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Old 17-02-2008, 07:04   #1
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Hive Mind: Compare/Contrast these boats

My wife and I are now officially "seriously looking" at boats. Over the past couple of days we have looked at a number of boats and there are 2 we are seriously interested in.

Both of these offer things we really like. This is a classic "smaller, better sailing" vs "larger with lots more room" scenario. We are looking for a boat to liveaboard cruise full time with our 2 kids ages 7 and 11 and we have active grandparents who will visit. We anticipate cruising the eastern US, caribbean and hopefully to the south pacific and New Zealand. Tell me your thoughts as we are finding this a very hard decision:

The first boat is a Stevens 47. The boat is pretty nice, mechanically it is good, the rigging is good and the sails are close to new. The boat is very well setup to sail very well. The interior is in only fair condition and would require some woodwork and varnishing work. This boat also has no generator, old engine driven fridge and freezer that would need replacing, no A/C which is not a giant deal but we would prefer, the electronics are old. The boat would probably need $45K - $55K of upgrades over the next couple of years to be ready to go for us but the price is such that this would be in budget.

The other boat is a Transpac 49. My wife absolutely fell in love with this boat the minute she went below. It offers a good bit more interior room and the interior layout is fantastic. The master cabin is huge with a great layout, the other two cabins offer much more space, it has a separate shower stall and I really like the fact that it has a separate mechanical spaces room with a vise and space to store gear and work on stuff. This boat has a 85hp Ford Lehman engine (the Stevens has a Yanmar turbo 85hp). She also has a westerbeke generator, watermaker and other cruising gear. The Transpac is a 44,000lb boat... the Stevens is 10K less.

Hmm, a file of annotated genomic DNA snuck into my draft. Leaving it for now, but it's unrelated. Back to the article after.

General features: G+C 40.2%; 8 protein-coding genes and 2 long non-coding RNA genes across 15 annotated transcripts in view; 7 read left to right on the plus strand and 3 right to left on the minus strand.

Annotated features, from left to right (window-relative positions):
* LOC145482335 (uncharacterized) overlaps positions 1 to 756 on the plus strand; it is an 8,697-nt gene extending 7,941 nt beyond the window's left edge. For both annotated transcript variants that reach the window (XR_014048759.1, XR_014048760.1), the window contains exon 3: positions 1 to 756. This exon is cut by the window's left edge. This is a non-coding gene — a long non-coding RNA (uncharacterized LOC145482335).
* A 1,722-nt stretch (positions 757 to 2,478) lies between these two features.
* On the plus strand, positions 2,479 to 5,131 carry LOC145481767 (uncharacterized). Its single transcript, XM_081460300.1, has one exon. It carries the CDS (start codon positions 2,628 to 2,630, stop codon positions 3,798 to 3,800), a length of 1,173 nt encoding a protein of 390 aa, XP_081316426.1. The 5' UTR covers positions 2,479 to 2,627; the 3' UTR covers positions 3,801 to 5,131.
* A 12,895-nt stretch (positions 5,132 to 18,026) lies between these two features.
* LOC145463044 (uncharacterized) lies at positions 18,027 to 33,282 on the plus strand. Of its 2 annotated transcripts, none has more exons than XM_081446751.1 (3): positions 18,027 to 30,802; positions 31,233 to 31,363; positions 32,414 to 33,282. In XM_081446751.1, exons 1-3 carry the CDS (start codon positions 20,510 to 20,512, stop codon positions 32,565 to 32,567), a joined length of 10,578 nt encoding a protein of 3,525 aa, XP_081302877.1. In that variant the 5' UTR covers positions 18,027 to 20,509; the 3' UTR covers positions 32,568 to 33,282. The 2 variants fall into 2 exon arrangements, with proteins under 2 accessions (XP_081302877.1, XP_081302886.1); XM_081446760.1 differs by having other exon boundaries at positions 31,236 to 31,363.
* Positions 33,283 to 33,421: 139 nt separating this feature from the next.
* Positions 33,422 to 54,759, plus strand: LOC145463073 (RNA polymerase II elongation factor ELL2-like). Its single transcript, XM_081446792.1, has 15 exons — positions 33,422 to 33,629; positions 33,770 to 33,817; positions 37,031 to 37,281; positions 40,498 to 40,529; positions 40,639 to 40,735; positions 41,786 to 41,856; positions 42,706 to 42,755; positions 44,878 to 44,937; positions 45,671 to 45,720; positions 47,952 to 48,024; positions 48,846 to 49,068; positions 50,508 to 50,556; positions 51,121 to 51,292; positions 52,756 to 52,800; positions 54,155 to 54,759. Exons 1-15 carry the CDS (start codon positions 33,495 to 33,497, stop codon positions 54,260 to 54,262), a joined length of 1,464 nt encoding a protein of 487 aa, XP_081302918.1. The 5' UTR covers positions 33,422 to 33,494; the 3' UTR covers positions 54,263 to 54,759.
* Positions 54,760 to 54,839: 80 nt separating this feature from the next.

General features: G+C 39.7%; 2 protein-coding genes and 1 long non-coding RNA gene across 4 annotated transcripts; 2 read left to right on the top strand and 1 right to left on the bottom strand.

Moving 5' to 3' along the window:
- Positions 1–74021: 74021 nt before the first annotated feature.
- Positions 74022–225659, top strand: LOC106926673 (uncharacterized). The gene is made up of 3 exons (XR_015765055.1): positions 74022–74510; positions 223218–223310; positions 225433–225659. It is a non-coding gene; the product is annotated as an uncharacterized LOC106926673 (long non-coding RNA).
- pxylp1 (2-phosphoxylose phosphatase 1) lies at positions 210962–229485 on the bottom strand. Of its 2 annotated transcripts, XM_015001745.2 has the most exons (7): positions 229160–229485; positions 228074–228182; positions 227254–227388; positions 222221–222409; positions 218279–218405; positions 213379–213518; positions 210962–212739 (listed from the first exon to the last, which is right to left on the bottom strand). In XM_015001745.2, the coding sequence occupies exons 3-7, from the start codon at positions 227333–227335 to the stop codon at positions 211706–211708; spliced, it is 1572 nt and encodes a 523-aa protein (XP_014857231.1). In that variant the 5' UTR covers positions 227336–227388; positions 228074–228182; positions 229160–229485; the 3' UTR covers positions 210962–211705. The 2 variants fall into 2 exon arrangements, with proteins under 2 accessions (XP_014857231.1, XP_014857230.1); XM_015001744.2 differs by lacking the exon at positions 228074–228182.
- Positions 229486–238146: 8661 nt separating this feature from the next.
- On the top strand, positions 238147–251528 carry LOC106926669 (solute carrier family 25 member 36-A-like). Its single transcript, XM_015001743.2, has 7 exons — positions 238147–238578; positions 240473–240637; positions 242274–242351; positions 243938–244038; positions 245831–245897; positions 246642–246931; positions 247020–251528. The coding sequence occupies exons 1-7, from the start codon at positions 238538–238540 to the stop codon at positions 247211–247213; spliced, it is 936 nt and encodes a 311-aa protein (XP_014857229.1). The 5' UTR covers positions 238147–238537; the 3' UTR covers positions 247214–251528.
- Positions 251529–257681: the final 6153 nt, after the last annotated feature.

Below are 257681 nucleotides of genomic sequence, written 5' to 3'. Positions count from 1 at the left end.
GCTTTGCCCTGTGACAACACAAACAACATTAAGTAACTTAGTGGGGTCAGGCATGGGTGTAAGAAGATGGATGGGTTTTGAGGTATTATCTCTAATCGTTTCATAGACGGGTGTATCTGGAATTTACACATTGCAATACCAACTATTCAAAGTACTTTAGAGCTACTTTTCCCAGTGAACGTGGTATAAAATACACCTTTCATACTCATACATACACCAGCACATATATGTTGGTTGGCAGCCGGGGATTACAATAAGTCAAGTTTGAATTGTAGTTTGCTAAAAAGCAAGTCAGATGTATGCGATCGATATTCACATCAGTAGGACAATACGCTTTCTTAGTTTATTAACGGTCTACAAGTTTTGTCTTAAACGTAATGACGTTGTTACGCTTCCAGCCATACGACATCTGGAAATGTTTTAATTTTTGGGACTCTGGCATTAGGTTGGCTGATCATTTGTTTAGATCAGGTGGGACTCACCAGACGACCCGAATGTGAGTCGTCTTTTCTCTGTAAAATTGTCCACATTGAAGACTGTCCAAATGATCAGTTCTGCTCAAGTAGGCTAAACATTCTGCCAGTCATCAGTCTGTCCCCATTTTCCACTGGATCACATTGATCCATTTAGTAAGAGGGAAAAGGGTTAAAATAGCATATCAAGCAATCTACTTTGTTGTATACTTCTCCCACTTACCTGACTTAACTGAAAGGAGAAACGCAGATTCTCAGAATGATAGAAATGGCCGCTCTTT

The Transpac is ketch rigged with sitka spruce spars. I have huge concerns about this. The standing rigging appears old and I would want replaced, the sails are ancient and would need to be all replaced but the spars themselves seem in excellent condition and are awlgripped. But from what little info I can find, the Transpac 49 was supposed to have come with a double spreader aluminum main mast and aluminum mizzen. So I have big questions about the history of this rig and if she is in fact carrying a full sail plan. Also, all the downsides to wood spars are a worry.

Who knows.... if the price is right... what would it cost to totally re-rig the Transpac?

The Transpac also has teak decks in fair to decent shape and plenty of teak brightwork. I love how it all look.... but do not find varnishing particularly fun.